The counseling office is one of the departments I have the honor of overseeing. I am willing to admin that, when I was in the classroom as a teach, I did not really understand what the counselors did. I did not utilize my guidance counselor much when I was in high school, so I did not realize the resource that was available to me. Counselors are educators who go through extensive training to do exactly what their name says: counsel. Whether it is about the courses to take for the next school year, where to apply to college, dealing with difficult emotional issues, bullying, troubles at home, teen pregnancy, eating disorders...pretty much anything there has been an after school special about, counselors are on the front line. They are a wonderful resource and connecting point to a multitude of additional resources. That is one thing I wish I had know when I was in high school, or as a teacher.
We have had college nights in the past, but typically it was in January and for seniors in high school. By that point, college applications and financial aid forms should have already been completed and it makes the usefulness of the evening moot for most parents and students. The counselors came to me with an idea...have a college night much earlier in the year...and invite parents of juniors to attend as well. I told them to run with it. They came up with the sessions, the speakers, the plan, and the logistics for the entire evening. In fact, I am writing this post as the parents and students are in one of the sessions. To improve things, we have an evaluation form for the parents and students to complete so we can make sure that future nights will be designed to better fit the needs and desires of the our families.
I thought it was fantastic that the counselors wanted to get families involved earlier in the process and not wait until the student was in 12th grade to begin thinking about college. I want to take it a step further.When is the time that students should being thinking about their post-high school plans? As a parent, I think that it should begin before the child is conceived, but if we start them thinking about specifics when they are freshman, that can be very useful. There is a slogan being kicked around the have a College 101 night. I say make it College and Career 101and let's go with it.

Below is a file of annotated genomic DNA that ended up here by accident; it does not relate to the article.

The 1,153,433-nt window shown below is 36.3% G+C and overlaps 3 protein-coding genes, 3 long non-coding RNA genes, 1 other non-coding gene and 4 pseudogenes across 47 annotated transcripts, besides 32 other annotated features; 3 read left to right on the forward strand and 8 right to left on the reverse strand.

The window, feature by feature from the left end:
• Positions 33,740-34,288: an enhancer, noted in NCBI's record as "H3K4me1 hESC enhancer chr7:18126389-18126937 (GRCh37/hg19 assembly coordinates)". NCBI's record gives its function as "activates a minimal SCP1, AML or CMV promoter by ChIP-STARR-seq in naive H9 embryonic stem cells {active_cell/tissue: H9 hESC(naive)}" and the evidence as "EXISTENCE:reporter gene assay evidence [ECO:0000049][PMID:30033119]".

College and Career 101 can be for the 9th grade students and parents. Further events in the year can be named College and Career 102, 103, etc. For our 10th grade students and parents, we advance to College and Career 201; 11th graders will get College and Career 301; 12th graders get College and Career 401. Which brings me to the title of the post...What do I wish that I had known?
This is the question I want to pose to our parents and our students who have gone through this series of events this year. Their wishes for information will help us design the 9-12 College and Career preparation curriculum. I want to include the student voices to help guide our underclassmen through this high school process to help them be the best prepared for whatever their post-secondary plans may hold.
What do you wish you had known?